The session, hosted by the International Telecommunication Union (ITU), and the World Health Organization (WHO), highlighted how unsafe listening practices are of global concern, and how a concentrated effort by all stakeholders is necessary to ensure global implementation of the H.870 standard and protect people’s hearing.
Moderator Dr Bilel Jamoussi (Chief, Study Groups Department, ITU-T) invited Dr Shelly Chadha (Medical Officer, WHO) whose presentation was on hearing loss and ICTs.
Chadha began her presentation by playing a demo video of a hearing loss simulator, with the overarching aim of giving the audience the idea that there are different degrees of hearing loss. She stated that a research by the WHO had revealed that hearing loss was on the rise, with figures rising from 360 million cases in 2008 to 466 million in 2018. Chadha added that by 2030, there will be 630 million cases of hearing loss, with the numbers increasing further to 900 million cases in 2050. Chadha argued that the rise of hearing loss across the lifespan could be attributed to several reasons, key factors being noise, which fell further into two categories – occupational, and recreational. She reiterated that while hearing loss due to loud sounds was irreversible, it was preventable through safe listening practices. Chadha lamented that 1.1 billion young people globally were at risk at risk of hearing loss as a result of unsafe listening practices. Chadha mentioned that the WHO’s vision was to make listening safe, so people of all ages can enjoy listening without putting their hearing at risk. Chadha in her final remarks, called for the need to raise awareness among listeners and policymakers about the need for safe listening, as well as provide suitable products, regulations, and apps to facilitate safe listening.
Mr Simão De Campos Neto (Counsellor for ITU-T Study Group 16, ITU-T) echoed Shelly’s sentiments, highlighting that over 1 billion young people (12-35 years) were at risk of hearing loss due to recreational exposure to loud sounds. Neto revealed that a WHO and ITU International standard was in place, which is at the same level as of an ISO and IEC de juris standards. Neto added that the WHO and ITU had developed a toolkit for safe listening devices and systems, that outlined what various stakeholders could do in order to protect users from noise-induced hearing loss.
Ms Roxana Widmer-Iliescu (Senior Programme Officer, Digital Inclusion Division, BDT/ITU and ITU-D Focal Point for ICT Accessibility) introduced the WHO and ITU toolkit. Widmer-Iliescu emphasized that the aim of the toolkit was to facilitate implementation of standards for safe listening devices. She added that the toolkit offered a practical guide to stakeholders such as government, industry, and civil society, on implementation and follow-up of global safe listening standards for devices. Widmer-Iliescu suggested that governments could develop a safe and healthy digital market in their countries through procurement policies, owing their public procurement represents an average of 10-17% of their GDP. The industry on its part, she added, could voluntarily adopt the WHO-ITU H.870 global standard to produce better products for their end-users, improve the overall quality of their products, and last but not least, create a market for ‘safe & healthy hearing devices and systems’. The civil society, she said, could conduct advocacy work, to ensure that governments develop regulations to implement the WHO-ITU global standard H 870, as well as carry out awareness raising campaigns to sensitise people regarding hearing loss prevention and safe listening.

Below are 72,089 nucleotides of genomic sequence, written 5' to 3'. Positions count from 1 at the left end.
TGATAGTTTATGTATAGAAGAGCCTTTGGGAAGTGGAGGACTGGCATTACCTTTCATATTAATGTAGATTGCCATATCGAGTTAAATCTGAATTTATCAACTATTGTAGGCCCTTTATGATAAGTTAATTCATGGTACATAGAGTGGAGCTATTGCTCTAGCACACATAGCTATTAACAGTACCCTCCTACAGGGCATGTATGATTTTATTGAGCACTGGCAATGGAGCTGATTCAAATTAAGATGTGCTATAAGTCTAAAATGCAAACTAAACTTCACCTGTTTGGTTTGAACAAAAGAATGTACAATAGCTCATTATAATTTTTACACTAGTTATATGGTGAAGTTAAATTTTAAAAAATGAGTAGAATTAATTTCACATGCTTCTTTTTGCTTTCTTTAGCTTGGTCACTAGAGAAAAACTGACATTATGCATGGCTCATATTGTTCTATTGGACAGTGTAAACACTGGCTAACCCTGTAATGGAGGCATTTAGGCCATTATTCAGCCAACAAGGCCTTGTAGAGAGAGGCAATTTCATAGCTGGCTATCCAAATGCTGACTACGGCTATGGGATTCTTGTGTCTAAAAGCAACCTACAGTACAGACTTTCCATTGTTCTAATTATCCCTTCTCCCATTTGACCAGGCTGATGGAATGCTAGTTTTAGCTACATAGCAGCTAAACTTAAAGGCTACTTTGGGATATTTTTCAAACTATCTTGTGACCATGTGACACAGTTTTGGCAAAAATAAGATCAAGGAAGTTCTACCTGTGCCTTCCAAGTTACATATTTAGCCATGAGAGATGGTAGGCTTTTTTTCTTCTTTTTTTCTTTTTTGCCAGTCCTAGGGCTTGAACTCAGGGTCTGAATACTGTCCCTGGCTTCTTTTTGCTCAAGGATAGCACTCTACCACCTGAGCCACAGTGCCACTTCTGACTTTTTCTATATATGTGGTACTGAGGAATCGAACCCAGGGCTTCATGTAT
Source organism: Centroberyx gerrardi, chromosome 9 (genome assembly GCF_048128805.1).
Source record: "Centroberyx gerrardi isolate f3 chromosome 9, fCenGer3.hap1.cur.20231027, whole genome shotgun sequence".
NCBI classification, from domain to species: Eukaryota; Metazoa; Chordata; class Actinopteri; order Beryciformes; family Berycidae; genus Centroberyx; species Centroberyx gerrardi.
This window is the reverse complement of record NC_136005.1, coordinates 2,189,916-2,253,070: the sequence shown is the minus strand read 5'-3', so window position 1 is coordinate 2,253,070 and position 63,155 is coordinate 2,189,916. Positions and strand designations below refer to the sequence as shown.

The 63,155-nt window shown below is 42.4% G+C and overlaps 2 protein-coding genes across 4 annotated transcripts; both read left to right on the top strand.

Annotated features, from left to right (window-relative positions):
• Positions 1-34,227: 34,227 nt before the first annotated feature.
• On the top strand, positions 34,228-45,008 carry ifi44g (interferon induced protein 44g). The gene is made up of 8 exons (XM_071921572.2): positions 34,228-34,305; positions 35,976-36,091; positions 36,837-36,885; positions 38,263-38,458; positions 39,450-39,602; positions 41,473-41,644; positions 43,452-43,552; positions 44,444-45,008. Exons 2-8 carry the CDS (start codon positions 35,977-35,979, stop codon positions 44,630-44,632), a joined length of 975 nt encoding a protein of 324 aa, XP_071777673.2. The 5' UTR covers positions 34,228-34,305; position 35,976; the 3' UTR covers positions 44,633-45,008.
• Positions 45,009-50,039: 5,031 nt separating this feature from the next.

Mr Masahito Kawamori (Keio Univ., Japan and Rapporteur Q28/16 on e-Health for ITU-T Study Group 16, ITU-T) presented safe listening standards for personal audio systems.
Kawamori mentioned that the WHO and ITU organised their first Joint Stakeholders’ Consultation on Safe Listening Devices on 1 October 2015, and based on the discussion, a new draft recommendation F.SLD ‘Guidelines for safe listening devices/systems’ was initiated at the ITU-T Q28/16. He then touched on dosimetry (sound dose), a concept based on the equal energy principle in hearing impairment risk assessment. Kawamori stated that the WHO-ITU standard recommends the following two levels: General: 40 hours for 80 decibel (dBA) a week, and Strict: 40 hours for 75 decibel (dBA) a week. This, he said, is a stricter requirement for children, as compared to adults.
He summed up his presentation with ‘New work on Sound Exposure in Recreational Venues’, where he revealed that the WHO had initiated discussions on a global standard for recreational sound in entertainment venues. Kawamori added that different components had been identified (e.g. type of venues, sound limits, quiet spaces, hearing protection, warning messages, and monitoring), and that the WHO was exploring identification of information needs, collection of existing evidence, and collaboration with experts, towards development of guidelines for sound exposure in recreational venues.
However, he pointed out that it was still unclear as to how ITU (or ICTs) could be involved in this.
By Bonface Witaba